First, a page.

High Court backs Telemex on network usage charges
23 April 2018 | Natalie Bannerman
Mexico’s High Court has ruled in favour of Telmex, the fixed-line division of Carlos Slim’s America Movil, over its plan to charge for access to its network.
Starting in 2019 the new rules will give Telmex licence to charge operators for access to its wholesale network, of which Telmex currently owns two thirds of.
The news comes after the company won its appeal against the 2014 telecommunications Article 131, under which Telmex and other Slim companies cannot charge for access to network, and any attempts to do so were ‘unconstitutional’. The law was introduced to try and create more competition and an even playing field in a somewhat monopolised market.
The high court has said that the responsibility for setting the tariffs used by Telmex as of 01 January 201, falls to the telecommunications regulator the Federal Telecommunications Institute (IFT). It added that lawmakers should not be involved in deciding interconnection fees and therefore Congress had exceeded its authority.
Although the ruling came out in support of Telmex, the company will still be subject to a number of other regulations. The 2014 legislation implemented a number of other restrictions on operators who have a market share of 50% or more, such as: access and use of passive infrastructure such as wireless towers, elimination of mobile roaming charges and regulation on interconnection. In addition, Telmex not be able to charge interconnection fees that are as high as those charged by smaller competitors.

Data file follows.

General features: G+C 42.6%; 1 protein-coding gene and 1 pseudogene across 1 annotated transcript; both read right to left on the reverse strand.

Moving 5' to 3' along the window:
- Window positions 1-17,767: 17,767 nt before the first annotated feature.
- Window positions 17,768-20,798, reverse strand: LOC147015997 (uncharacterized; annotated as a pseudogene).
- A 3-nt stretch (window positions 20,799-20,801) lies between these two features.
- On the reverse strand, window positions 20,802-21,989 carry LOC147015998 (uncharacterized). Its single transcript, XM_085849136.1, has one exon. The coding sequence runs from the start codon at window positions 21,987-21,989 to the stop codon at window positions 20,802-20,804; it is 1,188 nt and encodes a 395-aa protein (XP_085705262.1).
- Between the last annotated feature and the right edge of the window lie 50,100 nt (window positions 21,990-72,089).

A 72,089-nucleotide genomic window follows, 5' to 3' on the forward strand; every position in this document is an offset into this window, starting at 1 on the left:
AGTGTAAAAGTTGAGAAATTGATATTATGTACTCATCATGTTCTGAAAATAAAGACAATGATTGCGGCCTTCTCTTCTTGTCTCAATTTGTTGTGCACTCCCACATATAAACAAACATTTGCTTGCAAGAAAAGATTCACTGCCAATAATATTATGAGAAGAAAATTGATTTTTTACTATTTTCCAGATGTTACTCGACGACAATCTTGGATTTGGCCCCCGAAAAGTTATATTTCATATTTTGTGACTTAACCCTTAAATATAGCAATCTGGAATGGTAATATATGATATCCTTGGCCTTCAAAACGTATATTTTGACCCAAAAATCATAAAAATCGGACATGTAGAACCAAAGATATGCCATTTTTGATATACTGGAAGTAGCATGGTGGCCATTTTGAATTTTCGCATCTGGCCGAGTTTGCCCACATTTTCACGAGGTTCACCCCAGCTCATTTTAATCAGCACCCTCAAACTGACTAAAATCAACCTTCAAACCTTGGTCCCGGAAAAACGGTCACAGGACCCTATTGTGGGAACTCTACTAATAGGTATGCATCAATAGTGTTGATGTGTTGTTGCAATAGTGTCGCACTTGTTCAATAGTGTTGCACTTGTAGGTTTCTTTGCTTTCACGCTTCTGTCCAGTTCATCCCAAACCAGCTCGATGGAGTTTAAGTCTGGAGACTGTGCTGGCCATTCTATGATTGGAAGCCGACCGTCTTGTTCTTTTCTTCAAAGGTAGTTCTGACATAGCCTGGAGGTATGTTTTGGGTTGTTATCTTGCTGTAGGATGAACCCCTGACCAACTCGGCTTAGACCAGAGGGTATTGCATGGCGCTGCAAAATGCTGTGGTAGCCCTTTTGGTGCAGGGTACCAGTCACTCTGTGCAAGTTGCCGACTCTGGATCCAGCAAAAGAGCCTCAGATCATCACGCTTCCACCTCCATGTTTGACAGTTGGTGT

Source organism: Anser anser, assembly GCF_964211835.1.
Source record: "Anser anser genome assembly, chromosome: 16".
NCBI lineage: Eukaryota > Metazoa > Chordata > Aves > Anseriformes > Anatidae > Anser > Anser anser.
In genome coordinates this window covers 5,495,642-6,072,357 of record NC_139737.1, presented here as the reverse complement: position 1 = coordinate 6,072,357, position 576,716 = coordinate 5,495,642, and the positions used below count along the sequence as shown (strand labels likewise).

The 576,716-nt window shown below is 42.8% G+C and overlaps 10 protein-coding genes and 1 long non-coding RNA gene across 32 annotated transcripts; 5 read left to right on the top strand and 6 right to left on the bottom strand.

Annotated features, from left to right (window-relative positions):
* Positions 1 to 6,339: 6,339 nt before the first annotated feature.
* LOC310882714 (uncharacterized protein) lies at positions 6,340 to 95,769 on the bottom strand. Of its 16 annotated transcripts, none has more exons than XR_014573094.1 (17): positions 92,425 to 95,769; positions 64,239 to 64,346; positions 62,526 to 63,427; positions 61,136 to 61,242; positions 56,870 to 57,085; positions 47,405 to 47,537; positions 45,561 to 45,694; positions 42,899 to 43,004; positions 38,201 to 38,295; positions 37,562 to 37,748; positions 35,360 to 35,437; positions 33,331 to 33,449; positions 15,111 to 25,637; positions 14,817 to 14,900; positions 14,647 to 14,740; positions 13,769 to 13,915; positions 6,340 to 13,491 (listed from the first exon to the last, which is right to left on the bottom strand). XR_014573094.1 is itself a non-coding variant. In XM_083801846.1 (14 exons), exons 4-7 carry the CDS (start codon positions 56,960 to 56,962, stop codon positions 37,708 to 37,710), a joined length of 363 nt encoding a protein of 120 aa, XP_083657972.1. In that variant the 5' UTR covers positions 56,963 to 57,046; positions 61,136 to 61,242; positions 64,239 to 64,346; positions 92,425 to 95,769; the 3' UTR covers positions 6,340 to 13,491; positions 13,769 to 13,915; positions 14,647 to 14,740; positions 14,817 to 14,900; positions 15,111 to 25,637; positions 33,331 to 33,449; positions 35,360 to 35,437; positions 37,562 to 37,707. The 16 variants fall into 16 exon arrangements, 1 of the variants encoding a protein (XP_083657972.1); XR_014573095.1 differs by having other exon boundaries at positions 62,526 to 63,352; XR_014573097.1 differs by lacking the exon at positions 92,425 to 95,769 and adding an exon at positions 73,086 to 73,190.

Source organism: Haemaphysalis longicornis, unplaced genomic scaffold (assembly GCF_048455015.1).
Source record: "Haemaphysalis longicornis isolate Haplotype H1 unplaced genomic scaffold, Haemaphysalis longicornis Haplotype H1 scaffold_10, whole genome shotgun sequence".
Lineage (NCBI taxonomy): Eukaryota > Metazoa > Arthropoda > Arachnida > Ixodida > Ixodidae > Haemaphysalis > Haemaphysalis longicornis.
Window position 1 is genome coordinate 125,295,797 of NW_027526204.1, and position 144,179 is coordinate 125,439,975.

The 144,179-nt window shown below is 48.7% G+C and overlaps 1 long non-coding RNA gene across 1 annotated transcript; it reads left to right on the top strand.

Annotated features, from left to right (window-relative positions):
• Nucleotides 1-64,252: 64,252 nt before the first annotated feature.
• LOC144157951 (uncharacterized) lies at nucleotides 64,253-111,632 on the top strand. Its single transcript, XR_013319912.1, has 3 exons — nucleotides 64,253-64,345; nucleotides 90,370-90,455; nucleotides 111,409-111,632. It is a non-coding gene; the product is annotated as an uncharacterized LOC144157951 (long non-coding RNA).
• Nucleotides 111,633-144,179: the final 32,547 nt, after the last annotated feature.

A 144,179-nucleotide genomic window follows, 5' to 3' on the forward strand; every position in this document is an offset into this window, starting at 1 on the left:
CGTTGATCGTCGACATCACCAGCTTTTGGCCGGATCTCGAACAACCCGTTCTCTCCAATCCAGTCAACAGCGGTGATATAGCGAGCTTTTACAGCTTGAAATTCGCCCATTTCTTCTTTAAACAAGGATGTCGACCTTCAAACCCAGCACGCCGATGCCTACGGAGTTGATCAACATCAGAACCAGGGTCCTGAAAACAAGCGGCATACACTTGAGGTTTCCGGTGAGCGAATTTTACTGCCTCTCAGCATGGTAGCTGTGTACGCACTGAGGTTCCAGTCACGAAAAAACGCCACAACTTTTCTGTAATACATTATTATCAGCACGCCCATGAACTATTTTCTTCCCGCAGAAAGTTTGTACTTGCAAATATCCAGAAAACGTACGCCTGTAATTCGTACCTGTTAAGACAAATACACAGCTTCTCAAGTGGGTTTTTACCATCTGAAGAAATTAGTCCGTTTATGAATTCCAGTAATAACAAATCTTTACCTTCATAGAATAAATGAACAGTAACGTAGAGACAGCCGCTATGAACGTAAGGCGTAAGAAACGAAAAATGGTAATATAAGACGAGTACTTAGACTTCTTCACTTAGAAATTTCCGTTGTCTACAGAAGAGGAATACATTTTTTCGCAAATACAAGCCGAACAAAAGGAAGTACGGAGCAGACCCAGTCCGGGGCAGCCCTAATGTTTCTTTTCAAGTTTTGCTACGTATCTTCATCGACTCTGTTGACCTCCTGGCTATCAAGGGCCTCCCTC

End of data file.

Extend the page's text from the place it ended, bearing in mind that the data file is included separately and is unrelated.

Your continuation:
At the time publishing, the zero interconnection rate rule as part of the 2014 legislation supported by a number of local operators who jointly made a statement saying it: “has made it possible for alternative operators, both mobile and fixed, to invest in their own networks and offer attractive plans to boost competition, so their removal would cause damage to the competitive environment in Mexico," according to a report in El Economista.
Signatories to the statement include Telefonica’s Movistar, Virgin, True, weex, and cable companies such as Megacable, Izzi Telecom, Grupo Televisa, Totalplay and AT&T.
The new market rules, spearheaded by Mexican president Enrique Peña Nieto, has led to a drop in the price of telephone services, although the market shares of the key market players has not been affected.